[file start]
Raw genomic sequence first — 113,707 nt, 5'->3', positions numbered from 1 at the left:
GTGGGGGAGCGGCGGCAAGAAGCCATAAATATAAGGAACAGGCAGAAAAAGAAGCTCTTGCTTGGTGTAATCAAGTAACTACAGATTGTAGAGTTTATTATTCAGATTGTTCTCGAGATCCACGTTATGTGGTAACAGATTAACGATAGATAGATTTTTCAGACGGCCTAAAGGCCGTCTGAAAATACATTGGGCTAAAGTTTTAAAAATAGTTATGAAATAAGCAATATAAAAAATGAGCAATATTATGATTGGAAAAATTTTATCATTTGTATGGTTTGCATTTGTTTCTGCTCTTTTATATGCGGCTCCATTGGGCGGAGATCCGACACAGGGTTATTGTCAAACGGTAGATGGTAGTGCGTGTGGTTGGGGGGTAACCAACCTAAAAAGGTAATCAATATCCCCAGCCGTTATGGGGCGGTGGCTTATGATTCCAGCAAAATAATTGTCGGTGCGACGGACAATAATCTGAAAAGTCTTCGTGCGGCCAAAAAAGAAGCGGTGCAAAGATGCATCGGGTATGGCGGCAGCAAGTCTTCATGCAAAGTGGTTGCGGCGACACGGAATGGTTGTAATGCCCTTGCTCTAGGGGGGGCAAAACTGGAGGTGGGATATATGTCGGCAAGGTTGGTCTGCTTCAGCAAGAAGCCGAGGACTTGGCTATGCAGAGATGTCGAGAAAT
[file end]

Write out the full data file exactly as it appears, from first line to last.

Raw genomic sequence first — 113,707 nt, 5'->3', positions numbered from 1 at the left:
GTGGGGGAGCGGCGGCAAGAAGCCATAAATATAAGGAACAGGCAGAAAAAGAAGCTCTTGCTTGGTGTAATCAAGTAACTACAGATTGTAGAGTTTATTATTCAGATTGTTCTCGAGATCCACGTTATGTGGTAACAGATTAACGATAGATAGATTTTTCAGACGGCCTAAAGGCCGTCTGAAAATACATTGGGCTAAAGTTTTAAAAATAGTTATGAAATAAGCAATATAAAAAATGAGCAATATTATGATTGGAAAAATTTTATCATTTGTATGGTTTGCATTTGTTTCTGCTCTTTTATATGCGGCTCCATTGGGCGGAGATCCGACACAGGGTTATTGTCAAACGGTAGATGGTAGTGCGTGTGGTTGGGGGGTAACCAACCTAAAAAGGTAATCAATATCCCCAGCCGTTATGGGGCGGTGGCTTATGATTCCAGCAAAATAATTGTCGGTGCGACGGACAATAATCTGAAAAGTCTTCGTGCGGCCAAAAAAGAAGCGGTGCAAAGATGCATCGGGTATGGCGGCAGCAAGTCTTCATGCAAAGTGGTTGCGGCGACACGGAATGGTTGTAATGCCCTTGCTCTAGGGGGGGCAAAACTGGAGGTGGGATATATGTCGGCAAGGTTGGTCTGCTTCAGCAAGAAGCCGAGGACTTGGCTATGCAGAGATGTCGAGAAAT